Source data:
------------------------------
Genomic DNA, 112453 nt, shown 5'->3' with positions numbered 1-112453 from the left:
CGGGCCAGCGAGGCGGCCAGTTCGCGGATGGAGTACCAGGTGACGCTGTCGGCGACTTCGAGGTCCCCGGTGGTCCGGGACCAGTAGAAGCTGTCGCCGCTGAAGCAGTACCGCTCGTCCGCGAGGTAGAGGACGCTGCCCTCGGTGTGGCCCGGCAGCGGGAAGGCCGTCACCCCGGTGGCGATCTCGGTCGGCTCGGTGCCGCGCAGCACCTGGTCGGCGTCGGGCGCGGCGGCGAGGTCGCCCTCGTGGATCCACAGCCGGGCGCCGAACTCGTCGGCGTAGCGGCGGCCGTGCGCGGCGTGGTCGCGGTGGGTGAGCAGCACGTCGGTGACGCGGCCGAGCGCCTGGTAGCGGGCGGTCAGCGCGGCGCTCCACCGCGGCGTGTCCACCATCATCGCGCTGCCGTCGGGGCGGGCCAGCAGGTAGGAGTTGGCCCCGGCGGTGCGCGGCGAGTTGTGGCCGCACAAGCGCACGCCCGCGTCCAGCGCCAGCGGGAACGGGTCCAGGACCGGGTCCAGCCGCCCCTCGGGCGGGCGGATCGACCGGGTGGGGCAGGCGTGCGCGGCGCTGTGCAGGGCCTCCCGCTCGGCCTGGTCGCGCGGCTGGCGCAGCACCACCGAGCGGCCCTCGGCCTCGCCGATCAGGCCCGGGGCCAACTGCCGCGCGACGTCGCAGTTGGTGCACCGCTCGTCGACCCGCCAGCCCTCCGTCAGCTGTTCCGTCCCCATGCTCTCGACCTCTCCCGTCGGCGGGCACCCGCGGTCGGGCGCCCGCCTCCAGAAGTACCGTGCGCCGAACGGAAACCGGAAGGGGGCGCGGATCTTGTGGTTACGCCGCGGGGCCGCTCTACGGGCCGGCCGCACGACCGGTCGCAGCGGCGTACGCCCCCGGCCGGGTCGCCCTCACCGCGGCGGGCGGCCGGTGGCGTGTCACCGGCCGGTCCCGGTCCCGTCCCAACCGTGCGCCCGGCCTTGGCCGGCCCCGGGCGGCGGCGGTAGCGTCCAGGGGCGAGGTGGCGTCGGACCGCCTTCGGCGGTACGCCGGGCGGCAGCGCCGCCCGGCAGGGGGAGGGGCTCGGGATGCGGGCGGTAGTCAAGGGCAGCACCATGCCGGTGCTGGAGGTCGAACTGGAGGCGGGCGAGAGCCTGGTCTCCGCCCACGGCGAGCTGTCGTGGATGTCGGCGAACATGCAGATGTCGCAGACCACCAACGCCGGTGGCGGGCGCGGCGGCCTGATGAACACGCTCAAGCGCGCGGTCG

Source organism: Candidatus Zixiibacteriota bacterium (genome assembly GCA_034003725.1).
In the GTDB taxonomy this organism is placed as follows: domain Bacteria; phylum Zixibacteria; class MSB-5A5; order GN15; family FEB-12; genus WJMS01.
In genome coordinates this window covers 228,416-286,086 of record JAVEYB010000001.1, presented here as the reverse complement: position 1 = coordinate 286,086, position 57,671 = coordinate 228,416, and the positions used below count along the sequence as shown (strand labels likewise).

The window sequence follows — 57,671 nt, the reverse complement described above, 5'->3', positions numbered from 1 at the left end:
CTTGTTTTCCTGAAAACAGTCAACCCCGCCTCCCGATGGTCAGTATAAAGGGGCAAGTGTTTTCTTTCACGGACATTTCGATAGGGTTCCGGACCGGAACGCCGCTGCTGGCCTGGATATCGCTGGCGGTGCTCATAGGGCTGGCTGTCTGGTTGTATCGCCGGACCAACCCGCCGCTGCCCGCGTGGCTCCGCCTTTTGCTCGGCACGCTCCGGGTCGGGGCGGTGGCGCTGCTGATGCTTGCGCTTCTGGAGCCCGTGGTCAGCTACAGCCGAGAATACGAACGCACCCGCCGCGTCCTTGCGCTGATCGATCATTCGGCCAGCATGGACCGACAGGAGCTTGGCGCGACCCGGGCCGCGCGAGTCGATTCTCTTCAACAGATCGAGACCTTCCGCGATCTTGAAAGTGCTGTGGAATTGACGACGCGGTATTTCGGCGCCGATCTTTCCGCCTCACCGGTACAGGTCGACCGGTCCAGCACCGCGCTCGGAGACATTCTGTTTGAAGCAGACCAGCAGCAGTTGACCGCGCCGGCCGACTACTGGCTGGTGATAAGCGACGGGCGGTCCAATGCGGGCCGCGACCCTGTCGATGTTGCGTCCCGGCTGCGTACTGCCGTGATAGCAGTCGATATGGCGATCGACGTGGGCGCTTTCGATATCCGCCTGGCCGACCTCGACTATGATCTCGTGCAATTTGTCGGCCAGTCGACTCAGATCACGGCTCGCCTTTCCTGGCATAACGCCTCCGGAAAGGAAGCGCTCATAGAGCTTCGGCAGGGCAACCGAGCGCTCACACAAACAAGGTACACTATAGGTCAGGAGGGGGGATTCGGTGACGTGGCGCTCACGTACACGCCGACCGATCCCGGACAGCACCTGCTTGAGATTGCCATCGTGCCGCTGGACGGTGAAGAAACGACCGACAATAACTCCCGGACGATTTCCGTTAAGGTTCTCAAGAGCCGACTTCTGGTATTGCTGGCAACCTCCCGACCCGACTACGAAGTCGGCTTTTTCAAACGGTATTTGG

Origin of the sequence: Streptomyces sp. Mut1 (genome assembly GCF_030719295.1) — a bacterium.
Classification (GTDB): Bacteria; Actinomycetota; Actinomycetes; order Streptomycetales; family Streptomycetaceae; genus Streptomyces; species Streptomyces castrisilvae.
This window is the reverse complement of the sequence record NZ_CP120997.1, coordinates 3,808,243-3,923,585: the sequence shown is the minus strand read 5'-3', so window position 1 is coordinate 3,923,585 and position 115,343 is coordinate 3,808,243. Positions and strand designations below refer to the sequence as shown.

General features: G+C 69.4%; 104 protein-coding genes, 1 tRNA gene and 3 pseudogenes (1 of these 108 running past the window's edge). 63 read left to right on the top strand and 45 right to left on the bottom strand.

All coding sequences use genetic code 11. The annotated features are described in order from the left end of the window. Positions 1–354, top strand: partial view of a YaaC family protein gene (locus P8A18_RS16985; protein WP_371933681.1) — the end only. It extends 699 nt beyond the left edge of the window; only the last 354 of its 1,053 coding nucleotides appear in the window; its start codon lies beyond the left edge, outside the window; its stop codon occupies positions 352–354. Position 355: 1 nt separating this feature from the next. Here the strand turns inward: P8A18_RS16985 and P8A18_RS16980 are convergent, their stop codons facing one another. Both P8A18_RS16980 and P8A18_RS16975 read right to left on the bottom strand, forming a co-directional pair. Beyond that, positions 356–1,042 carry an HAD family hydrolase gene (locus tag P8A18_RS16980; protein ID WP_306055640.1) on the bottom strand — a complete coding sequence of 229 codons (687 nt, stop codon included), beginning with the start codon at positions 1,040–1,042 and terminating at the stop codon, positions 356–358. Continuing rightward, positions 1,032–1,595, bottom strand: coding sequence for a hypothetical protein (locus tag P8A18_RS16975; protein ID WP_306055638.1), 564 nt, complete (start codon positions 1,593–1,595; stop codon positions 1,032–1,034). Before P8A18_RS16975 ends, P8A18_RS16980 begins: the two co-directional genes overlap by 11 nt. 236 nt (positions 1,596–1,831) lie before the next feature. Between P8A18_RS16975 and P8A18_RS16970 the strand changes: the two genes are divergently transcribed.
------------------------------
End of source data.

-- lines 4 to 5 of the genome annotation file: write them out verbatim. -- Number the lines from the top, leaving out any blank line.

In the GTDB taxonomy this organism is placed as follows: domain Bacteria; phylum Zixibacteria; class MSB-5A5; order GN15; family FEB-12; genus WJMS01.
In genome coordinates this window covers 228,416-286,086 of record JAVEYB010000001.1, presented here as the reverse complement: position 1 = coordinate 286,086, position 57,671 = coordinate 228,416, and the positions used below count along the sequence as shown (strand labels likewise).